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Microsoft Teams Tackles Dial-In Conferencing

Is this the start of the Skype/Teams merger?

Skype for Business EnterpriseOne of the most recent causes for gossip around Microsoft has been the suggestion that Skype for Business will eventually be transformed into Microsoft Teams. While there’s still no overall confirmation of how the Teams/Skype merger will come to life, it seems as though Microsoft is taking a staged approach to the idea, gradually pushing new Skype features into the Teams application. At least, this seems to be the case for the latest “dial-in” feature preview.

The “Join by Phone” Feature

According to an announcement by Microsoft Skype for Business Tech consultant, Jeff Brown, the Skype for Business dial-in number is now in public preview mode. When you go into a meeting, you’ll find a feature in the descriptions section that’s titled “Join by Phone”. This section comes with its own conference ID information, and dial-in number, which you can share with people who want to join your meeting.

When someone logs into the Teams meeting, they’ll be identified by their phone number, to help provide clarity over who’s talking at any given time. Brown suggested that the dial-in feature is a much-desired element for the Microsoft Teams community and a sign that Teams is “rapidly” adopting Skype for Business aspects.

While Brown noted that the feature is in public preview, there hasn’t been an official announcement about it from Microsoft yet. Of course, the “Ignite” conference will be in full swing by next week, so there’s a good chance that we’ll be getting more updates then.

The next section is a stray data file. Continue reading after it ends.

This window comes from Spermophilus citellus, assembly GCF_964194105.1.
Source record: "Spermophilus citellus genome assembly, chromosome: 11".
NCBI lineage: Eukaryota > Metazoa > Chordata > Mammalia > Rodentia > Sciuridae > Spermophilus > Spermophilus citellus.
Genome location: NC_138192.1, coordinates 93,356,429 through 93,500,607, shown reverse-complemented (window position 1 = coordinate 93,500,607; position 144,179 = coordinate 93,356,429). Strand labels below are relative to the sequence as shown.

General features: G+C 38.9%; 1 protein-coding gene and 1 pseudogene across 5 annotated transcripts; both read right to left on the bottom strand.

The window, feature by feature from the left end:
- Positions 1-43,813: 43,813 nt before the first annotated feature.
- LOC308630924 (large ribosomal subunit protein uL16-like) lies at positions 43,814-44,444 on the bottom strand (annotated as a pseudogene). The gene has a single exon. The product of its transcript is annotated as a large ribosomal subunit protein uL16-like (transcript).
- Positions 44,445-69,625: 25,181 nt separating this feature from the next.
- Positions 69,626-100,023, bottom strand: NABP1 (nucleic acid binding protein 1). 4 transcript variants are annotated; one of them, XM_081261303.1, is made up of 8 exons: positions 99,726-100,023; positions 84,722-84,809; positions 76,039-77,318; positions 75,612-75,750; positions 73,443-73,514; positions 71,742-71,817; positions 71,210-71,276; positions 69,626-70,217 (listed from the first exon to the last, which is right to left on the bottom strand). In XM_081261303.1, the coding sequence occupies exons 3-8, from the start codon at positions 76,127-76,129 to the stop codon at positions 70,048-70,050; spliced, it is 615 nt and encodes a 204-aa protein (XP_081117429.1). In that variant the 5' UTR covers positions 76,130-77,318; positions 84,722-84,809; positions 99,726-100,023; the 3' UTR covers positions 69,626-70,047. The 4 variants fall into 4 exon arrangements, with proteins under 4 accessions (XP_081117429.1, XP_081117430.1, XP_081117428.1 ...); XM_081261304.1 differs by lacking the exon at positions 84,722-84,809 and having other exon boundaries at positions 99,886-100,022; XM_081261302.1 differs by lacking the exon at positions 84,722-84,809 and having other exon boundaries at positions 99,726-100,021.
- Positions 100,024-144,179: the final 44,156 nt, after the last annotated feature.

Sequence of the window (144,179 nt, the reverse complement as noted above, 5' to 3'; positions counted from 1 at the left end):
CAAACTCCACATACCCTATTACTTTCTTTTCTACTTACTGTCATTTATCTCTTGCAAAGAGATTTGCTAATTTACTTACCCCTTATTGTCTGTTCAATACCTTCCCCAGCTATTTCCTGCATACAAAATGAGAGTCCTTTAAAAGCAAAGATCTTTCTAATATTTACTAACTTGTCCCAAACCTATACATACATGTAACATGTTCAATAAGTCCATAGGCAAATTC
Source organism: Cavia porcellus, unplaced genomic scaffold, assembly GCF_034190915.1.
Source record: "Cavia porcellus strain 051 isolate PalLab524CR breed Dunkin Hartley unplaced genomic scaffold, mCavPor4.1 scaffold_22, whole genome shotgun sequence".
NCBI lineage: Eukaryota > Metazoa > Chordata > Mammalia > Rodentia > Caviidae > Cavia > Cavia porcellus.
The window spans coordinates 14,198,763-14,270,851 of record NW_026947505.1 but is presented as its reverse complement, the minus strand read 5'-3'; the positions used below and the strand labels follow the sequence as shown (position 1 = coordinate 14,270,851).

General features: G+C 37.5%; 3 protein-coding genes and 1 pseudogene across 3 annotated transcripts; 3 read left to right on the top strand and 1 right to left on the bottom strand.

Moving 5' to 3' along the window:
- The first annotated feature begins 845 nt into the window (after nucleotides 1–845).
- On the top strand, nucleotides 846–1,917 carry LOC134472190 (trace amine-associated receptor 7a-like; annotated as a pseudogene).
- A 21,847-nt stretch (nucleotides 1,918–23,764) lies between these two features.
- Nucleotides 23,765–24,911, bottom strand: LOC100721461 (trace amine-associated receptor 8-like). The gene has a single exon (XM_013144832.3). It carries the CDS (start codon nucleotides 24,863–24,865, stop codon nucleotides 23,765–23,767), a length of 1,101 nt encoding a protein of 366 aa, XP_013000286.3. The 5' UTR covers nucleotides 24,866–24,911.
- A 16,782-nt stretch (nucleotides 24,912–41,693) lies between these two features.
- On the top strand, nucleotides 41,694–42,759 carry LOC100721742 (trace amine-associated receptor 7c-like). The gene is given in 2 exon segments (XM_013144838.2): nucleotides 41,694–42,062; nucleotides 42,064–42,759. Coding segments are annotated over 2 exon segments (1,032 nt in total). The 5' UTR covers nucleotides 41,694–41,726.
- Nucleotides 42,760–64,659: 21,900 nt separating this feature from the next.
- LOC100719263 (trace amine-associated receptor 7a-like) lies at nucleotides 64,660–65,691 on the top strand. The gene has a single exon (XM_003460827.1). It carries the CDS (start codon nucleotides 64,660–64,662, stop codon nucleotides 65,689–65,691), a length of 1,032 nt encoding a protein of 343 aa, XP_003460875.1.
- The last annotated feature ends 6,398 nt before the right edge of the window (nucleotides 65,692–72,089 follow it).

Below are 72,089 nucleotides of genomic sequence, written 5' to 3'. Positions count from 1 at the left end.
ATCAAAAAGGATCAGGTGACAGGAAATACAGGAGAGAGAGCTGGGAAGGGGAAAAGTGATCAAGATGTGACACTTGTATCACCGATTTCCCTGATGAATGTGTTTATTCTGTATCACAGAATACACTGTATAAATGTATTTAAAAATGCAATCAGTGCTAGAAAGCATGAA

Bringing Together Teams and Skype

Microsoft Teams logoRight now, the idea that Skype will be demoted into nothing more than a series of Teams features is nothing more than gossip. However, it does make sense that Microsoft would want to converge overlapping systems into one. Since the Teams application launched in 2016, Microsoft has made an effort to separate it from Skype for Business, but that’s been a tactic that’s particularly difficult to achieve. Many abilities and features for both services are naturally interconnected.

If they did officially integrate Skype and Teams together, Microsoft could seize a more competitive edge in the workplace communication industry. However, that’s provided that people are willing to adopt Teams instead of Skype. For now, Skype for Business is powering well ahead of its competitors in the communication space, and it will be interesting to see whether pushing more Skype features into Teams will make the app into the collaboration service Microsoft hoped for.

 

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Written by Rebekah Carter

Rebekah Carter

Hi I'm Rebekah, I have an unwavering passion for the technology sector, and I regularly stay up to date with the latest in UC and Cloud